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Because they’re kind of hiding the damage?
Well most of them aren’t hiding it. Some of them do. [Laughs] Most of them don’t even know they have the damage, just like the people that are buying it. So, there's gonna be a fear that I’m going to point things out. Truth is, they shouldn’t be afraid, because what I’m doing is educating everyone including home sellers. You know, do a home inspection first and then sell your home so you have a documented package. What is wrong with the house and how much is it going to cost? What are the immediate repairs that need to be done? How much does that cost and which can you do down the road? What you’re gonna find in the show is how their favorite homes have suddenly changed.

What are your top five things a buyer should look for?
Number one: Never buy by impulse. That’s the biggest mistake you could ever make. Number two: Educate yourself. If you love the area, get to know more about it. Are there termites in the area? Did you know you can check that? 

How?
It’s whether or not the termites have gotten into the home. You can look for track signs of the outside of the home. They’re very distinct, so get to know about termites. You can actually Google each and every area. Are there termites in this area? That’s part of education. Each home, in different areas across the United States, never mind Canada, are going to give you possible problem areas. Are you buying in a flood zone? Don’t ever buy at the bottom of a bathtub. I don’t know what’s wrong with people. I really don’t. “Oh, we bought the house and it flooded.” Education is the key. Get to know that area. How old is the home? Anything before 1980 has a possibly of asbestos or lead in the paint.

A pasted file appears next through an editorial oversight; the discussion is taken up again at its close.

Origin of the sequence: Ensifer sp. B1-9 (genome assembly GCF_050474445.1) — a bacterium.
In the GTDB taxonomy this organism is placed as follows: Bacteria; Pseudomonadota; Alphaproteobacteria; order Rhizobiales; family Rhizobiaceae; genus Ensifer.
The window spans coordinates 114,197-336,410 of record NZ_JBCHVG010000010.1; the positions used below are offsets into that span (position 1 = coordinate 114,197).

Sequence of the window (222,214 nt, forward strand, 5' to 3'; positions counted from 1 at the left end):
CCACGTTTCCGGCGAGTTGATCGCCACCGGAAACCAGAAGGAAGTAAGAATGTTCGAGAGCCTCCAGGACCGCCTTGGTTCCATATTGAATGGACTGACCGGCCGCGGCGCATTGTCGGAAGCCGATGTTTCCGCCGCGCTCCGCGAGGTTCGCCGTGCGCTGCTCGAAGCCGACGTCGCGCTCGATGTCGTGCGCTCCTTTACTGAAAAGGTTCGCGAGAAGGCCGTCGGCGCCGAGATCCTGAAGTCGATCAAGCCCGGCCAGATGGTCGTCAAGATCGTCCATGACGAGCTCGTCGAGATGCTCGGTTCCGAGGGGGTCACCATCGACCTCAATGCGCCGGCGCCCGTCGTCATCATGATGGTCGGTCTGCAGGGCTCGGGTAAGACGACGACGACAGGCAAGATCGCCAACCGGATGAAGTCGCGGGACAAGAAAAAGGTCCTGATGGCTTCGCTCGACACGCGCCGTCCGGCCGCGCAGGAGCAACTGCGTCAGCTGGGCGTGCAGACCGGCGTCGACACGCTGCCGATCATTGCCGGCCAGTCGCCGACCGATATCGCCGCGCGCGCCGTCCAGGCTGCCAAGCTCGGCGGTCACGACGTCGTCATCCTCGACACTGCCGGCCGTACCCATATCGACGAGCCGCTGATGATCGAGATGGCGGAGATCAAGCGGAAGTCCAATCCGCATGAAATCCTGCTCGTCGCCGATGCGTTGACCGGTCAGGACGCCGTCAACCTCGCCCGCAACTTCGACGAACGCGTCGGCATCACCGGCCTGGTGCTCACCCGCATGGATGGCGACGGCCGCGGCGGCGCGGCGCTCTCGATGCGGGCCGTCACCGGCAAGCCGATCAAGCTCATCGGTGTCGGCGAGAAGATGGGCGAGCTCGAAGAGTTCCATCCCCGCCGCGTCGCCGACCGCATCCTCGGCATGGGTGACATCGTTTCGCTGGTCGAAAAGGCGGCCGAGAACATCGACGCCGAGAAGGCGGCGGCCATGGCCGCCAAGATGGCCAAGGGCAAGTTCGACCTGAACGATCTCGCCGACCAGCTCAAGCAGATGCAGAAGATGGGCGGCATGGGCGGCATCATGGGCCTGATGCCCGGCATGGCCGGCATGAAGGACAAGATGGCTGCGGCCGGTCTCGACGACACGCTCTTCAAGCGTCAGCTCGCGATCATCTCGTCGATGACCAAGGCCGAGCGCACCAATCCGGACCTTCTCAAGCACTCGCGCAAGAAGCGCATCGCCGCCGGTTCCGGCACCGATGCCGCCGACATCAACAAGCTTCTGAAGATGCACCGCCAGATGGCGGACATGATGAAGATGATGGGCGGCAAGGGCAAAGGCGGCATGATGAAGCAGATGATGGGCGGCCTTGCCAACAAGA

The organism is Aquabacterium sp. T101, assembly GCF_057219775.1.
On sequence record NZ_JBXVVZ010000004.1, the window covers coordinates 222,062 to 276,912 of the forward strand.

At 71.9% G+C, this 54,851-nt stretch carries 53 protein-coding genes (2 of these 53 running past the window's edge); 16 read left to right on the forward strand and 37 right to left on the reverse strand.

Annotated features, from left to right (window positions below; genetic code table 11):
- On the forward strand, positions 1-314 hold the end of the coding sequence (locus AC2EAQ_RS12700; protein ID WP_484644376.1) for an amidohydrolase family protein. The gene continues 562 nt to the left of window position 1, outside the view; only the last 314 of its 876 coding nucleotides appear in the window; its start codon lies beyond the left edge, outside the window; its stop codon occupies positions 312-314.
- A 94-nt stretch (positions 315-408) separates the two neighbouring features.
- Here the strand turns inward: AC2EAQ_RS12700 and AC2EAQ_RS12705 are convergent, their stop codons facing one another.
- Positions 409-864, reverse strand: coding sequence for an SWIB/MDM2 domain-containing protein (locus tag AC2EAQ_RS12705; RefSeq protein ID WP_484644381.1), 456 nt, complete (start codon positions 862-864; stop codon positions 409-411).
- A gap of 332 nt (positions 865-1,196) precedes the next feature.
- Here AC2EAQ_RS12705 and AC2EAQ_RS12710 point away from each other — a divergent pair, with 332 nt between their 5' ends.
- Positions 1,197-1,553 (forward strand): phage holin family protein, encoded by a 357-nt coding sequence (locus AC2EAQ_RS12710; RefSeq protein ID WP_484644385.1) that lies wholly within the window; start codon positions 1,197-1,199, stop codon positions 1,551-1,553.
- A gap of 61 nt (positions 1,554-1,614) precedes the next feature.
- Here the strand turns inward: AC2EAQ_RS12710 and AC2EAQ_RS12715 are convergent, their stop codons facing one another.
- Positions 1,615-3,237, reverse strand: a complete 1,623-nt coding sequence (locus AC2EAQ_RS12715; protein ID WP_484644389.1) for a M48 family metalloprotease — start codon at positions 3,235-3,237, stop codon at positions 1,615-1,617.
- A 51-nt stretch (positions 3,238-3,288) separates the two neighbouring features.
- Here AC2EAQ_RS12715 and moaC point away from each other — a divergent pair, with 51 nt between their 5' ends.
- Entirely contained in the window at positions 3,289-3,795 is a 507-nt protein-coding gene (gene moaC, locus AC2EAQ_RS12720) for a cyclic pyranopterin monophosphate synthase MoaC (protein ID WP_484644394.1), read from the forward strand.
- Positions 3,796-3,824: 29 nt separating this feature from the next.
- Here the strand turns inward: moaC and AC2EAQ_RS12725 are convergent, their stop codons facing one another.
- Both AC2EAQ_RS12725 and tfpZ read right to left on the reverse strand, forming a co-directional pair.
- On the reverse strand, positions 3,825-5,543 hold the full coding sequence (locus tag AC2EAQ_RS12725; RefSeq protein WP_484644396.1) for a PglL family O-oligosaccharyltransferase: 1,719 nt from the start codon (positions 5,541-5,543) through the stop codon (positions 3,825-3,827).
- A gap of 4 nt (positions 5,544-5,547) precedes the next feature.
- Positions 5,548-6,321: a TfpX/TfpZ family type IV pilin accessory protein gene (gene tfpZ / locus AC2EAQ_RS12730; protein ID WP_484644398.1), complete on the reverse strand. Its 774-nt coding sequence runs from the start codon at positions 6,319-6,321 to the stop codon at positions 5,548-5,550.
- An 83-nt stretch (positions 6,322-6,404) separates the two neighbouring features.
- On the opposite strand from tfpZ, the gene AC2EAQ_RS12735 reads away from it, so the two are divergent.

Ok, that's two.
Number three: Don’t be afraid to look at many homes. Stop the saying of just three houses. It can take a hundred houses. Don’t be in a hurry to buy wrong. If you’re in a hurry, odds are you will buy the wrong home. Number four is have a professional with you. This is a really important thing. You don’t have to but everyone makes the first mistake of trying to find the home inspector after they picked the home, rather than finding the home inspector before they pick the home. That’s a large mistake. And that leads to number five, which is just don’t be afraid of every single home just because there’s problems. You’re gonna learn in the show what can be an immediate fix and how much money it’s gonna cost and what you can do down the road as a wonderful investment on a huge return. So, this is again, it’s no longer buying by illusion, it’s buying with intelligence.

Say you walk through a house and find a disaster. What’s the one thing that would convince you to tell the potential buyers to walk away now?
Trust your instincts. You know, trust your instincts. I don’t want to say if the house smells, ‘cause smells can be fixed. If the house is leaning, well, you know that’s a different story. If the wall is bulging, you know structure is easy to fix, electrical you can replace. Average electrical rewiring is ten thousand dollars. Plumbing can be fixed. I don’t want to scare people. I just want them to buy smarter. I want them to buy it right. And this has been a wonderful experience. I get the homeowners crawling through the crawl space. I get theme to go into the attic. I get them to dissect the home like they’ve never done before.

Finally you get a show where you don’t have to be swinging the giant hammer and tearing down walls and all that! This is actually probably the most comfortable job you’ve had.
It is! I don’t have to fix crap. I just have to educate other people on how they can fix it. [Laughs]

Holmes: Buy It Right, Tuesdays, 10/9c and 10:30/9:30c, DIY Network